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|Year : 2013 | Volume
| Issue : 3 | Page : 243-244
Bilateral putaminal hemorrhagic necrosis with rapid recovery of sensorium in a patient with methanol intoxication
T Srivastava, N Kadam
Department of Neurology, SMS Medical College and Hospitals, Jaipur, Rajasthan, India
|Date of Web Publication||12-Sep-2013|
Department of Neurology, SMS Medical College and Hospitals, Jaipur, Rajasthan
Source of Support: None, Conflict of Interest: None
|How to cite this article:|
Srivastava T, Kadam N. Bilateral putaminal hemorrhagic necrosis with rapid recovery of sensorium in a patient with methanol intoxication. J Postgrad Med 2013;59:243-4
|How to cite this URL:|
Srivastava T, Kadam N. Bilateral putaminal hemorrhagic necrosis with rapid recovery of sensorium in a patient with methanol intoxication. J Postgrad Med [serial online] 2013 [cited 2022 Jan 19];59:243-4. Available from: https://www.jpgmonline.com/text.asp?2013/59/3/243/118058
We present a case of acute methanol intoxication who presented with acute onset blindness after consumption of country liquor followed by encephalopathy. Magnetic resonance imaging (MRI) showed bilateral putaminal hemorrhagic necrosis. There was complete improvement in sensorium with residual visual deficit in the form of complete blindness initially at the time of presentation with absent perception of light (PL) and projection of light (PR) to finger counting at 1 feet on day 30 of presentation.
A 35-year-old man developed acute onset blindness 6 h after a binge of country liquor followed by encephalopathy. There were no focal deficits or meningeal signs. Electrocardiogram, hemogram, electrolytes, liver, and renal function tests and arterial blood gas analysis were normal. He was treated with intravenous fluids and supportive treatment in the form of thiamine and multivitamin oral preparations. The sensorium improved within 5 days. Visual acuity after 1 month was finger counting at one feet. Fundus examination showed bilateral optic atrophy. There was mild cogwheel rigidity in upper limbs. Brain computed tomography on day 30 showed hypodensity in both putamen [Figure 1]a. Brain MRI on day 30 revealed hyperintensity in both putamen on T1W image consistent with hemorrhagic necrosis [Figure 1]b, MRI T2W image showed hypointensity at putamen with surrounding mild edema [Figure 1]c. The differential diagnoses of putaminal necrosis with optic neuropathy are methanol intoxication, hydrogen sulfide toxicity, and Leigh's disease and other mitochondrial diseases. In this patient, diagnosis of methanol intoxication was considered in view of the temporal history of intake of binge of alcohol and encephalopathy with evidence of optic atrophy, Parkinsonism More Details, and bilateral putamen hemorrhage. Bilateral putaminal hemorrhagic necrosis is characteristic of methanol intoxication although not frequently encountered. Methanol is used as a solvent and antifreeze. Poisoning occurs due to accidental or suicidal ingestion and it is a common adulterant in country liquor. It is oxidized in the liver to formaldehyde, then to formic acid, which contributes to the profound metabolic acidosis, obtundation, visual disturbance, and sometime death. The imaging findings of bilateral hemorrhagic necrosis, cerebral and intra-ventricular hemorrhage, cerebellar necrosis, and diffuse cerebral edema have been described as sequelae to severe methanol intoxication.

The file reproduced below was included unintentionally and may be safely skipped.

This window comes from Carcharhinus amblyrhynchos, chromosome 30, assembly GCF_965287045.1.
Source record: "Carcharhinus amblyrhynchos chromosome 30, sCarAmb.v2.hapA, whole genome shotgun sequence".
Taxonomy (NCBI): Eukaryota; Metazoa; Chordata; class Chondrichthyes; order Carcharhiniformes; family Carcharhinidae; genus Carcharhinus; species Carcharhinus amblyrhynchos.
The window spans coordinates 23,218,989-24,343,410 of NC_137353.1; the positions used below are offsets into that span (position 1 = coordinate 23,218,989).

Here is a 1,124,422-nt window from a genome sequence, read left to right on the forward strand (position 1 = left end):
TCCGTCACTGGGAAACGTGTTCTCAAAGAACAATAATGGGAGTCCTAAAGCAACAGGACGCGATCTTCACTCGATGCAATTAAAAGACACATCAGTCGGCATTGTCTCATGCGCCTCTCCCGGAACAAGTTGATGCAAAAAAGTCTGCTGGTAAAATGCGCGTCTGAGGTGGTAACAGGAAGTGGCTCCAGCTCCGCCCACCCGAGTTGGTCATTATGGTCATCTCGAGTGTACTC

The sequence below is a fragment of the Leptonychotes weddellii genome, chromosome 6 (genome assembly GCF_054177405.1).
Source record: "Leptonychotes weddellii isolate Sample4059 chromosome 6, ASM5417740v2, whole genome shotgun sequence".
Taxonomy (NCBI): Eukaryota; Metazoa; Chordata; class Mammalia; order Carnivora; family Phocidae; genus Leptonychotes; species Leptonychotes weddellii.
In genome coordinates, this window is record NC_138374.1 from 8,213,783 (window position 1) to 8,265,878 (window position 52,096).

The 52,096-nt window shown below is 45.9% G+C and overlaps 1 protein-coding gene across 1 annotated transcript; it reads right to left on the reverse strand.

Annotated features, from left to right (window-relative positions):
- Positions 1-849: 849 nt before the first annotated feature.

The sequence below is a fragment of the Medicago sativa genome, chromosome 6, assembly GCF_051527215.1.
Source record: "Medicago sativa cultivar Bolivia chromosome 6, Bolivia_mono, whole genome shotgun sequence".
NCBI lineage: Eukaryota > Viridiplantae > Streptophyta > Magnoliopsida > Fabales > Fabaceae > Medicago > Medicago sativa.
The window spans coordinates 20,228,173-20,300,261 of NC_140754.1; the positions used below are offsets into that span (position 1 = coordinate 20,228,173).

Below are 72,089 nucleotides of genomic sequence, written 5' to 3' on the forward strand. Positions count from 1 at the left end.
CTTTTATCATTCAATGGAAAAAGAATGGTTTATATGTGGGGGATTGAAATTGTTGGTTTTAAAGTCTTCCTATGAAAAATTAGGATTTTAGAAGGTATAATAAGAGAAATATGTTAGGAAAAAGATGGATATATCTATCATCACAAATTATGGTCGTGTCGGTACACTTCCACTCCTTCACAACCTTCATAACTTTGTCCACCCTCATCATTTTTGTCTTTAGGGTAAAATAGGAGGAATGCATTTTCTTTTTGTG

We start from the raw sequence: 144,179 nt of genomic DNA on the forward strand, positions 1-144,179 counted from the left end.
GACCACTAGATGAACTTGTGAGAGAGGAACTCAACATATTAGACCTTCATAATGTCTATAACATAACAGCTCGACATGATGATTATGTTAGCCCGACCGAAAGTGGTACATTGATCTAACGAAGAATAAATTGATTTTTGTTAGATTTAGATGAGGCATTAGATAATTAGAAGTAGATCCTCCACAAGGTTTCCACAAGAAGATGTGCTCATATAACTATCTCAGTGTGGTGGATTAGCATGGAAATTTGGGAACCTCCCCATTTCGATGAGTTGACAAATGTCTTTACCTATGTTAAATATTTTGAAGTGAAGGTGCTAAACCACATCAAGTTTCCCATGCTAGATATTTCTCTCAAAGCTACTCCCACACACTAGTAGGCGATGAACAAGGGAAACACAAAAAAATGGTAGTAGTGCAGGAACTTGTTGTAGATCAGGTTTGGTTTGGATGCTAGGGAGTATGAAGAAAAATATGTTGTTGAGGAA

|Figure 1: (a) Brain computed tomography on day 3 showed hypodensity in both putamen; (b) Brain magnetic resonance imaging (MRI) T1WI on day 30 revealed hyperintensity in both putamen consistent with hemorrhagic necrosis; (c) Brain MRI T2WI showed hypointensity at putamen with surrounding hyperintensity consistent with edema|
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Putaminal hemorrhagic necrosis results from direct toxic effect of methanol metabolites and metabolic acidosis. It has a poor prognosis, i.e., either death or vegetative state. ,,,, Most patients have white matter necrosis and diffuse cerebral edema along with putaminal hemorrhagic necrosis documented on MRI or at autopsy. ,,,, This is a case report of methanol intoxication with putaminal hemorrhagic necrosis, where the patient became conscious and alert. This could be attributed to the absence of diffuse cerebral edema.
| :: References|| |
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|3.||Kuteifan K, Oesterlé H, Tajahmady T, Gutbub AM, Laplatte G. Necrosis and haemorrhage of the putamen in methanol poisoning shown on MRI. Neuroradiology 1998;40:158-60. |
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